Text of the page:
Glomerular Filtration Rate

Glomerular filtration rate measures the creatinine in the blood. Having a GFR test result of below 65 is a sign of ARF. So remember the magic number – 65. Anything below 65 is a serious kidney issue, and anything above 65 is passing. The number that has to show on the GFR result should be above 85 to become normal.

Two Conditions of ARF

Now, we will determine how severe the condition is and in doing so, you have to know the two conditions of acute renal failure which are:

  • Extrarenal failure (prerenal) – 20:1 ratio for BUN/creatinine
  • Intrarenal failure – 10:1 ratio for BUN/creatinine

The difference between the two is their location. Extrarenal or prerenal failure means that the problem is outside the kidneys while intrarenal means the problem is inside the kidneys. To give you a more straightforward example, if there’s a fire (damage) and it happened outside the house (kidneys), it’s called prerenal. On the other hand, if the fire happened inside the house, it’s called intrarenal. Between the two, prerenal is more preferred than intrarenal to avoid serious damage.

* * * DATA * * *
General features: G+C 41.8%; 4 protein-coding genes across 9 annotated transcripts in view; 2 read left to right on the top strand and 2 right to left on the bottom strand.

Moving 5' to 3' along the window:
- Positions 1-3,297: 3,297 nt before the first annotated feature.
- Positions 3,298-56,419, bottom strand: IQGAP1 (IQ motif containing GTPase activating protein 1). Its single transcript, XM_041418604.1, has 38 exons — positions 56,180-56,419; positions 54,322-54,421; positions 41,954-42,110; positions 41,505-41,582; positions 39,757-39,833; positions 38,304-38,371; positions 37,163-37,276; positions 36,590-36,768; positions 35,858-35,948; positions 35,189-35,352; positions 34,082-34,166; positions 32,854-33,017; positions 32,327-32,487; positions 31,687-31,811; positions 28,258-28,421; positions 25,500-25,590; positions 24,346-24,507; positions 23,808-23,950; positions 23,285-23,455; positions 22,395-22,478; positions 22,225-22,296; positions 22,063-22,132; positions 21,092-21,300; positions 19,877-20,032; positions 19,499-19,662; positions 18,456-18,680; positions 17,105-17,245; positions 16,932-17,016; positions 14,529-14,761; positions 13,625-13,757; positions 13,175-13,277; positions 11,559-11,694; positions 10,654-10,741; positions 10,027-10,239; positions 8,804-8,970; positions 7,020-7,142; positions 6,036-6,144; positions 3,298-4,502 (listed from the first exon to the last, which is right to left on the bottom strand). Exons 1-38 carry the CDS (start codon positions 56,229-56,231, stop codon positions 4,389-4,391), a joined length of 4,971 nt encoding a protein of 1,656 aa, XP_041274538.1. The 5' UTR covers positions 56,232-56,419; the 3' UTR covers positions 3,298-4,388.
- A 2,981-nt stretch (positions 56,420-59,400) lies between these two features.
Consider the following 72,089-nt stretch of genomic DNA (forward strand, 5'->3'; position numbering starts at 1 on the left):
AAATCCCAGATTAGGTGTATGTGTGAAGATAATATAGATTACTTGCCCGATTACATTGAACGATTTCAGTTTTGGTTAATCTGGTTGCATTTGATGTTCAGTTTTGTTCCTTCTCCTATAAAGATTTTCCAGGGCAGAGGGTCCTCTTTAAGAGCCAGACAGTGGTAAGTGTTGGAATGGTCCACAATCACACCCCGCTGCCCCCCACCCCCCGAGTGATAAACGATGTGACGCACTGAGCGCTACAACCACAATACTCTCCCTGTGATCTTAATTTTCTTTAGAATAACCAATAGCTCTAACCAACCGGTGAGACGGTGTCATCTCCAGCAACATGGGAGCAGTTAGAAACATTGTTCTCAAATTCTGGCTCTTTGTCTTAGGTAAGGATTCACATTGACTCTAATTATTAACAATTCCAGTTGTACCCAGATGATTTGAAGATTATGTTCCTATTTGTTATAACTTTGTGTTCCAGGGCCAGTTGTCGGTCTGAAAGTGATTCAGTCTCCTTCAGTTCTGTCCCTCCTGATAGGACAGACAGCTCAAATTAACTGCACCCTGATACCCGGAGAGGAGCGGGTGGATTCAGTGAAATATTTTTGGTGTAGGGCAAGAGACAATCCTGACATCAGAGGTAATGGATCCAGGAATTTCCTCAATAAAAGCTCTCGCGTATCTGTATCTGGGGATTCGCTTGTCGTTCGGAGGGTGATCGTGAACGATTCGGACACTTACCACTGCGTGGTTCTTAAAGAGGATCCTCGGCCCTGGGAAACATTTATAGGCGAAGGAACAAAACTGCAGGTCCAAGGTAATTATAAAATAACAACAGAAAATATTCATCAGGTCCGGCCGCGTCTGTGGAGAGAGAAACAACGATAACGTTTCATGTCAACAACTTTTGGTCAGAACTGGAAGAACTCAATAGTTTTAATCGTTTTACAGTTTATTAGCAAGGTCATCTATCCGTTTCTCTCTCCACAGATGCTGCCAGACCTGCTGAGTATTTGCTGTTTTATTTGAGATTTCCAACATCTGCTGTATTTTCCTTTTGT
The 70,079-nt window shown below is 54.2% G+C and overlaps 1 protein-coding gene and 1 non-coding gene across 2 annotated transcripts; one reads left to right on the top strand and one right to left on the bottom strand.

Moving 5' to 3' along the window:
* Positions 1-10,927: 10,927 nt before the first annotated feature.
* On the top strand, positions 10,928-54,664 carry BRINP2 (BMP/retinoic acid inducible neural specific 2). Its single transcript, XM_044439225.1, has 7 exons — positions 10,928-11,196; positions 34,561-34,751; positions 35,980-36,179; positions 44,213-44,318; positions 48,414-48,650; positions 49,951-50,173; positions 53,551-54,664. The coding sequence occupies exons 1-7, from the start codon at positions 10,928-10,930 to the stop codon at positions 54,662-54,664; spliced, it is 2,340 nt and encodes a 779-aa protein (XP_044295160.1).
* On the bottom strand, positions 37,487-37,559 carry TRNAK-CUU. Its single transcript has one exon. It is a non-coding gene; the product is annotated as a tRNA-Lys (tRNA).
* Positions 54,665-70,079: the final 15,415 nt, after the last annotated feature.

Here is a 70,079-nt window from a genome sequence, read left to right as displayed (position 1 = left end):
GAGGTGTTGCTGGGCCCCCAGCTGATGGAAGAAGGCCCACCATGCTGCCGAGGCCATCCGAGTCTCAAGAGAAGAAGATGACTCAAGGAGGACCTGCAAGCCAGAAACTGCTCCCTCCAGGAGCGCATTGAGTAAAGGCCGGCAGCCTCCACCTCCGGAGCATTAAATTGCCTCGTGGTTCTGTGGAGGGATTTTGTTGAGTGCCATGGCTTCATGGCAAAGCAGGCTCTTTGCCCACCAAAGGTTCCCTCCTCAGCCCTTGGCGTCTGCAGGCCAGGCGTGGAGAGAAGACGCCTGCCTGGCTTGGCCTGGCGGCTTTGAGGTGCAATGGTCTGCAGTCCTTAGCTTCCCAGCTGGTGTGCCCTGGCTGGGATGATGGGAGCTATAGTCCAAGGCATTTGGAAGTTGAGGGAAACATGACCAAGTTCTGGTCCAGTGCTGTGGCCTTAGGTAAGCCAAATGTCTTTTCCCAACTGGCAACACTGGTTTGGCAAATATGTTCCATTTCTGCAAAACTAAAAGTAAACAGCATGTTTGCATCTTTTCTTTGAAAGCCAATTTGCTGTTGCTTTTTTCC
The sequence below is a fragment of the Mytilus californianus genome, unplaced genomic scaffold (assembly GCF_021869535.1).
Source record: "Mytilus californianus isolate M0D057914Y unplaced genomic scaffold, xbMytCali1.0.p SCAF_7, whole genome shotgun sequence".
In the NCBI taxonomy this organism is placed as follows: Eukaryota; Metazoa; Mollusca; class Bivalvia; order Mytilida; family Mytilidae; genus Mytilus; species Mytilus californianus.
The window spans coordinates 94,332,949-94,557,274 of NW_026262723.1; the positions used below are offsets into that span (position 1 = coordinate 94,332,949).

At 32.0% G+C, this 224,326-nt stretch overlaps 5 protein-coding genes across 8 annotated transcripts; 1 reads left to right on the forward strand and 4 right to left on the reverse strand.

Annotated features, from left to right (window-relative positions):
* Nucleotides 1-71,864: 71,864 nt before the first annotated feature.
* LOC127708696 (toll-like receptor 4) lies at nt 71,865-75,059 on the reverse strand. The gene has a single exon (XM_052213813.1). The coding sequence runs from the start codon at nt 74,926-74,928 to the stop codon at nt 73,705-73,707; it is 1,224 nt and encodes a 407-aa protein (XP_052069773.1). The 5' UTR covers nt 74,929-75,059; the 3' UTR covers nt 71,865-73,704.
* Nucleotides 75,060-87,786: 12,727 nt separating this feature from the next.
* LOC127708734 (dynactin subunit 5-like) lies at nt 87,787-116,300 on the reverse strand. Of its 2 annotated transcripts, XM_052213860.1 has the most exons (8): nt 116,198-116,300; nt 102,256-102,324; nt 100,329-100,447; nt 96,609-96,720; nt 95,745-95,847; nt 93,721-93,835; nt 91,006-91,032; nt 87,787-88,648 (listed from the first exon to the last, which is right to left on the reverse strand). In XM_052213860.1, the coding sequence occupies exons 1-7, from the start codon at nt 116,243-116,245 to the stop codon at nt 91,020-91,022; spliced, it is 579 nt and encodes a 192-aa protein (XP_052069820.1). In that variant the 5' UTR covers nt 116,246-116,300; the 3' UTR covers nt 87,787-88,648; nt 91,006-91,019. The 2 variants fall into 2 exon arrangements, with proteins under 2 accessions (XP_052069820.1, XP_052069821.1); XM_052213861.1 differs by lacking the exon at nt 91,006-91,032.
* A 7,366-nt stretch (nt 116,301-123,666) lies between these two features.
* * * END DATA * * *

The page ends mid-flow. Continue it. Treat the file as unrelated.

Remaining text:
Interpreting BUN and Creatinine

If your BUN is at 40, the expected creatinine will be at two; there’s enough space separating the BUN and creatinine. Since creatinine is the main factor that determines the severity of ARF, the moment it starts rising, and the numbers become closer, that’s a sign that therapeutic modality should be provided immediately.

Remember, if the “fire” is inside the kidneys, there will be depleted oxygen content and will start to suffocate the kidneys. Therefore, your kidneys need to be rebooted with treatment modalities that Mike likes to call “HDTV.”

To know more about these HDTV treatment modalities, check out our other nursing videos at See you there!